And please don't for a second think that we're the only ones. Big Top Weddings only exists because of wedding couples like you who choose to break away from package deals and do what they want to do. We've had Glastonbury themed weddings, weddings where the couple get married on top of a double decker bus, a Black Tie Extraveganza with stilt walkers and a fire show, Ceilidhs and Street Food.
The list goes on and on but most importantly the list exists because the happy couple understood that their Wedding Day meant in was Their Day, and they treated it as such.
By all means do both. Find a hotel with some land and strike up a deal with them to use their field on the promise that they'll make some money on the bar or hire out some rooms. I can even point you in the direction of some who agree to such things. That way you get to do whatever you want inside the marquee and aren't restiricted by their function room size. It's worth noting that certain venues do have strict licensing and hygeine rules with bring-your-own booze and having food on site which hasn't been prepared in their kitchen by their chefs. So often it's just easier to hire a field as a blank canvas. Which I can also help with, by the way.
If time is your biggest constraint then get someone to do it for you. Wedding planners aren't as expensive as you might think and if you're set on having a big top then look no further for a built in wedding planner right here. You can still get 'the package deal feel' but something which feels personal to you both. The only important aspect is having an idea of what you want so that you can communicate that to the Wedding Planner. For more information about the services we offer ping me an email with some of your ideas and I'll give you a brief plan of attack.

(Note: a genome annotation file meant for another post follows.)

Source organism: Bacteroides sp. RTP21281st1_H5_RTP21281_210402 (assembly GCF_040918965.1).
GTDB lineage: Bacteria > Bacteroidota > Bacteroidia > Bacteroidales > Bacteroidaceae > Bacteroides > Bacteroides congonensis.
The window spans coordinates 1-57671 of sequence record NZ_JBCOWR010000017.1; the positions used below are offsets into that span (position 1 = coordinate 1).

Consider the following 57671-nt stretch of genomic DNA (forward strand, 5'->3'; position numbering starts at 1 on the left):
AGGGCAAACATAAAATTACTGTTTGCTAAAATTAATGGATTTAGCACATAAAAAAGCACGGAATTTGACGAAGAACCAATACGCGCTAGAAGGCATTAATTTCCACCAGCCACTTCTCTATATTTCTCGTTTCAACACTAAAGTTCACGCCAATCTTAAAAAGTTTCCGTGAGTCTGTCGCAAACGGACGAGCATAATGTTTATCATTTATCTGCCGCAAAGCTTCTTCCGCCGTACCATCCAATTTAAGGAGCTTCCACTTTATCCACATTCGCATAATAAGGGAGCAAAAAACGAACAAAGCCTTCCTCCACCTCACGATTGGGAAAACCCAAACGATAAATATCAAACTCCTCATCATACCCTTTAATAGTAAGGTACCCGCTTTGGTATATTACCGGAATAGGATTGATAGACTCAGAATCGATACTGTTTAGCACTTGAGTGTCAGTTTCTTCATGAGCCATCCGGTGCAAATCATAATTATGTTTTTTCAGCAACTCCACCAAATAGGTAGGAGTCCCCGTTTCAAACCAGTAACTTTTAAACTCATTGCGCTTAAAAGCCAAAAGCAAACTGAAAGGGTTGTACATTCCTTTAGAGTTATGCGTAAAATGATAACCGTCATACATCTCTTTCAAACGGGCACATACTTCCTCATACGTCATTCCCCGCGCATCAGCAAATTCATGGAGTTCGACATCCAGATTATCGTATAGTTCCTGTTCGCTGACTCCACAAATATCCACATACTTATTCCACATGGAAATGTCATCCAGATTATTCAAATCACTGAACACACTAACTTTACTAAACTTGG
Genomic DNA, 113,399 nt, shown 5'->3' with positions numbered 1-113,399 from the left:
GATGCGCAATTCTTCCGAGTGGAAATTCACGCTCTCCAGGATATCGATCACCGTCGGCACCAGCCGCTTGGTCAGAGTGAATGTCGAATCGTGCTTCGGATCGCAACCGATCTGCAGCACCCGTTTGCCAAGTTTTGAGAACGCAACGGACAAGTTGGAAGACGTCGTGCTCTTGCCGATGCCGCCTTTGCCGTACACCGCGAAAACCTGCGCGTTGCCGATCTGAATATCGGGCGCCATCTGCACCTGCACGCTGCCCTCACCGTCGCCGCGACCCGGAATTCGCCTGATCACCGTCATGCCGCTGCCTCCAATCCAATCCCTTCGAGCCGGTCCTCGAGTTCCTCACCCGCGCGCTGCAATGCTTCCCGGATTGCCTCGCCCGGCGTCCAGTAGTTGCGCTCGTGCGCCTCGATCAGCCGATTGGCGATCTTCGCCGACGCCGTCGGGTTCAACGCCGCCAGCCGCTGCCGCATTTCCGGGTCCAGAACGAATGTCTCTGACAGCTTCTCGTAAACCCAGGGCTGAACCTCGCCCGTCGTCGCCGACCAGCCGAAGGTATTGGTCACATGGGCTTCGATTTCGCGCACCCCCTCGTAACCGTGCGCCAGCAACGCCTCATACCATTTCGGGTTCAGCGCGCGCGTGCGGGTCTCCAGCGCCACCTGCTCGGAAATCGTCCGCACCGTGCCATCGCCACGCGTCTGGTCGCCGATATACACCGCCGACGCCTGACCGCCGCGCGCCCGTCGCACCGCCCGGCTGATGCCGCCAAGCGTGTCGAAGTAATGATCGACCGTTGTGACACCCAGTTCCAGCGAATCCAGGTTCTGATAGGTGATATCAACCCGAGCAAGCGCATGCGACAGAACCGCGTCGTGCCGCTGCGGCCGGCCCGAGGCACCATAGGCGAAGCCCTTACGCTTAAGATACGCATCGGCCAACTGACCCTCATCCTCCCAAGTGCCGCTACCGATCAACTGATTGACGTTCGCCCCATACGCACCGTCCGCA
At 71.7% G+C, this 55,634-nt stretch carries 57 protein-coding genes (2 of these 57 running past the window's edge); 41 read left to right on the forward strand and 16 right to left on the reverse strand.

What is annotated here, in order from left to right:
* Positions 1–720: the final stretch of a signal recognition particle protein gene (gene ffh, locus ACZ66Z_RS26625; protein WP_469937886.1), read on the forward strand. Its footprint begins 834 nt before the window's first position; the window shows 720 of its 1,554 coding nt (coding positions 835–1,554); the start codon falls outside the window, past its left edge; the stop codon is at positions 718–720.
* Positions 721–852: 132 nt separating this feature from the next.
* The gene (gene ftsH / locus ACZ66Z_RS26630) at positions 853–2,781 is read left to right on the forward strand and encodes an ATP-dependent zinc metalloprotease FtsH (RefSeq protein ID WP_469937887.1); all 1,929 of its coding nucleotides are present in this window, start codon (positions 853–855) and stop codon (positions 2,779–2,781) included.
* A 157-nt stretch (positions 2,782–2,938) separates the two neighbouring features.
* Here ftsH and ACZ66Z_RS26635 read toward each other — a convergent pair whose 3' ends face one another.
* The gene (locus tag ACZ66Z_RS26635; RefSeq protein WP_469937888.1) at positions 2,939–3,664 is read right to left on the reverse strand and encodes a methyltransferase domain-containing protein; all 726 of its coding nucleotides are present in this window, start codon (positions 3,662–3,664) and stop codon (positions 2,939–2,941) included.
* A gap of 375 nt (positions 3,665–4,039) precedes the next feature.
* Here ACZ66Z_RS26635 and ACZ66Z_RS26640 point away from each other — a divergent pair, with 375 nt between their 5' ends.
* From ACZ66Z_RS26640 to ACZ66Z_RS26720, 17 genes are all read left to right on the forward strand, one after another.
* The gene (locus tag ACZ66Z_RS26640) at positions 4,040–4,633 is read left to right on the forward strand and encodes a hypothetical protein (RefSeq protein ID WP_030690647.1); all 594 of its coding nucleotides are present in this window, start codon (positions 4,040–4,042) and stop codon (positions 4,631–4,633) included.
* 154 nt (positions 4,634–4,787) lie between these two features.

You could a minibus and take over a local hotel anyway. You and your guests don't have to camp. There are so many fields which come with built in power, toilets and even kitchen cabins. You just need a quick google search of a local area to find them, or ask us.
Leave yourself plenty of time but with specific deadlines for each aspect. One task a month can help to keep you on track but not allow it to consume you or take over your life - 'find a venue' in January, 'decide the guest list' by February, 'book the tent' by March, etc...
Share your budget concerns. There's no harm in deciding how much you're willing to spend on each aspect of your wedding and communicating that to suppliers. They'll probably be grateful for the extra information and knowing early on how best to help you.
Choose economy of scale. Feeding 100 people isn't actually that different to feeding 50 when it comes to costs and outlay so why should the price double? Planning your own wedding means your guest list can grow without getting out of control. We started off as wanting a pie and pint with 30 people and ended up with 200 guests sharing a tapas. Once the excitement started building we wanted everyone to share it with us. Doing your own thing means you can monitor actual costs a lot easier and decide which elements to share the burden of, like bring your own bottle rather than paying at a bar; buffet food or a hog roast rather than a 3 course meal. You get the idea.
Hopefully this has been helpful in showing you a little behind the scenes of the wedding industry and served to remind you that it's Your Wedding Day, done Your Way. If there's anything we can help with please do get in touch.